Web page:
The Silent Cities

Rudyard Kipling called the cemeteries of the Great War ‘Silent Cities’, these vast cities of stone where the dead of that conflict lay. What is the background and history of these cemeteries, what happened to them in WW2, and what is their meaning to us today?

The following books are recommended on the subject of the Silent Cities. Click on an image to be taken to the page on Amazon for that title. Buying books via this link helps support The Old Front Line. Thank you!

An example of the WW1 cemeteries in WW2 images posted on Twitter by Andrew Thornton.

Podcast Extras: Cemeteries 1918/20

Podcast Extras: Books

Experimental Cemeteries: Le Treport, Forceville and Louvencourt

WW1 Object: IWGC Photo Wallet

5 Comments on “The Silent Cities

  1. Another very helpful and informative episode thankyou , I learn so much each week. Are the Registers of the Graves you mentioned in the podcast still available for public viewing? I have found copies of the GRU documents for a relative on the CWGC website regarding his re-burial where my gg grandmother paid for an inscription on his headstone and would keen to see more if possible. Thanks again for the podcasts. Much appreciated. Nigel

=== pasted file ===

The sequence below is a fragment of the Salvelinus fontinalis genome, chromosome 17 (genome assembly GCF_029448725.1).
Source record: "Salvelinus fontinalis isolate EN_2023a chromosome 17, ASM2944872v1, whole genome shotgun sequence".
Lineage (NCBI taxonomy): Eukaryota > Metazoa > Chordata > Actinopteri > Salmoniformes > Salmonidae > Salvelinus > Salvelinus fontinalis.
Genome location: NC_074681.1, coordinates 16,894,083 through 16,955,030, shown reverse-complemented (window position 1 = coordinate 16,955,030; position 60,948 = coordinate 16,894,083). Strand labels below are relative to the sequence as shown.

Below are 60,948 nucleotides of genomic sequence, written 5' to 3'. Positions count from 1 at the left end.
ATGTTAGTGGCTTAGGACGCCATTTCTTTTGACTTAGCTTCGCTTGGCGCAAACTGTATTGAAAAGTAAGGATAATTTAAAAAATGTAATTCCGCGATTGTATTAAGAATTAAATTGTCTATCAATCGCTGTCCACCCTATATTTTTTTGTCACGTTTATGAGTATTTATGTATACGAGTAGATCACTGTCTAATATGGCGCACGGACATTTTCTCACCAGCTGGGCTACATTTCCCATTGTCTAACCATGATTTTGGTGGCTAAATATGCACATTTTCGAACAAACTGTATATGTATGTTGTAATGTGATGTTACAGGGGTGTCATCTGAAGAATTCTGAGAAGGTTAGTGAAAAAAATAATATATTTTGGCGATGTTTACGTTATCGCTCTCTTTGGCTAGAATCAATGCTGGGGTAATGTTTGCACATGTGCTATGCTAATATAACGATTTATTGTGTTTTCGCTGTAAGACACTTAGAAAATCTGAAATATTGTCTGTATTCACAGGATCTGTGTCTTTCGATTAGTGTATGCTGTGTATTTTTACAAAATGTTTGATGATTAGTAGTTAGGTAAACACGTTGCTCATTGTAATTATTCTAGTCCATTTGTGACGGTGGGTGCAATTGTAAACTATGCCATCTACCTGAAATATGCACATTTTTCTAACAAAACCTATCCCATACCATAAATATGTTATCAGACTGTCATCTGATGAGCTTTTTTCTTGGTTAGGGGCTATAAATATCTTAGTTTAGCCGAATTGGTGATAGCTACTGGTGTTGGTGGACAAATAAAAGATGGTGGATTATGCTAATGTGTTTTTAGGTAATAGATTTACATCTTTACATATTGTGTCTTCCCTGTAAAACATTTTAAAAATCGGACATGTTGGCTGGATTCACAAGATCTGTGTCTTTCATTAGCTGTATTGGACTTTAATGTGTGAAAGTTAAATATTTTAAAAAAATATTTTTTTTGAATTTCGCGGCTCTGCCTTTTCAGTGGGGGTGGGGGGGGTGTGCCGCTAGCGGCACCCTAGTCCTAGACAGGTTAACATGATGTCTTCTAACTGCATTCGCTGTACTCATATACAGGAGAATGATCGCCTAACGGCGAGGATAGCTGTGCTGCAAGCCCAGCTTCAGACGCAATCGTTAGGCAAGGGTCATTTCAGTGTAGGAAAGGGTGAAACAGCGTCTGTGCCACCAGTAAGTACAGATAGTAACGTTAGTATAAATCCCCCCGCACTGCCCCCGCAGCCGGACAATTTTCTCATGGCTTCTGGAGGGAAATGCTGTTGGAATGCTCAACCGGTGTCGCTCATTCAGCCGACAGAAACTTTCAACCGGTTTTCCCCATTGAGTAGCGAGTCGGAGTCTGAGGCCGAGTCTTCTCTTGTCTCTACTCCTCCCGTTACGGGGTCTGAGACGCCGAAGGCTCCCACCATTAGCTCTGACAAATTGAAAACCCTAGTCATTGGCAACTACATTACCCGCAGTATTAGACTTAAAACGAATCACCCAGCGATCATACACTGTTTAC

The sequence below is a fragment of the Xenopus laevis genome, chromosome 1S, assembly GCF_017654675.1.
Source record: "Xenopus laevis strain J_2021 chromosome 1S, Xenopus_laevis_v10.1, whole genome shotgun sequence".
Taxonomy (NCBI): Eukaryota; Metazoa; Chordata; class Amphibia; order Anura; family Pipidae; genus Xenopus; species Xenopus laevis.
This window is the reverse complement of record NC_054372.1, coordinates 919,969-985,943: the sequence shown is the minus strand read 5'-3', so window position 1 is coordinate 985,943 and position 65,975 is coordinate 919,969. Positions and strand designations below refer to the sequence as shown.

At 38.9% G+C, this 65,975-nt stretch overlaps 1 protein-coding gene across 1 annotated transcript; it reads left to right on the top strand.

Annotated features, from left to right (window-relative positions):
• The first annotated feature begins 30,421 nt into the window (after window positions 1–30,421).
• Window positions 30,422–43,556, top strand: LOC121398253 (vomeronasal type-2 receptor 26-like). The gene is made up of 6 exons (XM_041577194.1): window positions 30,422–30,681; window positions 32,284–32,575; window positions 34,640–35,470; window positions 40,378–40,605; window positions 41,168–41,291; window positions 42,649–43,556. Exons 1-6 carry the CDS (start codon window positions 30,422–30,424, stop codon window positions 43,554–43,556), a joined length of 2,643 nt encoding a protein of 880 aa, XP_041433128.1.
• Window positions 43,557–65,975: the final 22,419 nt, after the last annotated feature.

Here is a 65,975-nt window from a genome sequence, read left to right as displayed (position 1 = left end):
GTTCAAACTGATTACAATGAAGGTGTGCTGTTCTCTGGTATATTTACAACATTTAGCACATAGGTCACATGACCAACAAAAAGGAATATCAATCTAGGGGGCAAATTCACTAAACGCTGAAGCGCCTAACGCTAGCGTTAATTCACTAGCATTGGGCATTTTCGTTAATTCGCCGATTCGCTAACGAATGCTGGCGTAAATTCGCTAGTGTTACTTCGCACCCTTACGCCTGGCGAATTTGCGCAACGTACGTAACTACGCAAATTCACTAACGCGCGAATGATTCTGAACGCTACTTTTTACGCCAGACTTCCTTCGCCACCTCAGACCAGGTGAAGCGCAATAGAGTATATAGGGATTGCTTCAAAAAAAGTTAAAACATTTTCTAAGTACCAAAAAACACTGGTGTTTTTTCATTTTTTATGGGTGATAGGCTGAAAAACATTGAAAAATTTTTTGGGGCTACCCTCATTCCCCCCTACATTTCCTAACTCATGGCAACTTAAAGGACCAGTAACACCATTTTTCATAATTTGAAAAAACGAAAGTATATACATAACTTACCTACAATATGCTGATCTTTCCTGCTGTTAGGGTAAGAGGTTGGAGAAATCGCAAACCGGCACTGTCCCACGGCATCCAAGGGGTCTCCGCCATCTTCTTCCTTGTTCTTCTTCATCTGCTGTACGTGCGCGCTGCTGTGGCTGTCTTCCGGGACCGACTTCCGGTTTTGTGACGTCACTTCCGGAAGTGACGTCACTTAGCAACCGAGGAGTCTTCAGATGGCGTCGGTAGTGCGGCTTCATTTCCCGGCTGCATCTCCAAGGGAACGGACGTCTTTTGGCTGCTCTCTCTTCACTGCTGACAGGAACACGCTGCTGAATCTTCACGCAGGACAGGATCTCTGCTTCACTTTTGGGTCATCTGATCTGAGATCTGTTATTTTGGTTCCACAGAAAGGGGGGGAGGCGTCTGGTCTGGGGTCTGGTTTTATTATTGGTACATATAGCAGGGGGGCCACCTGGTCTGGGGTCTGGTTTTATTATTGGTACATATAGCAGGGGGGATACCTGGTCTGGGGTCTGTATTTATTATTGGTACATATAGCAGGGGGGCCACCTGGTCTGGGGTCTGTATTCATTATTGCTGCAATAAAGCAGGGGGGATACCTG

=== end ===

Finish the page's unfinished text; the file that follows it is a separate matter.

Liked by 1 person

  2. I think I remember reading in some documents at the CWGC archive that whereas the British were willing to pay 2F per body, the French (and possibly the Germans?) were willing to pay 4F or even 6F. So there wasn’t as much of an incentive to find and report British bodies as there was for other nationalities. I can’t recall how it was resolved! Apologies (and to my embarrassment) if you mentioned this on another podcast, Paul!

    Liked by 1 person

  3. Another excellent podcast. Especially interesting to hear how our attitudes to commemorating our war dead have changed since Waterloo. Also I was appalled by the misuse of the library records by so called “old comrades”.

    Liked by 1 person

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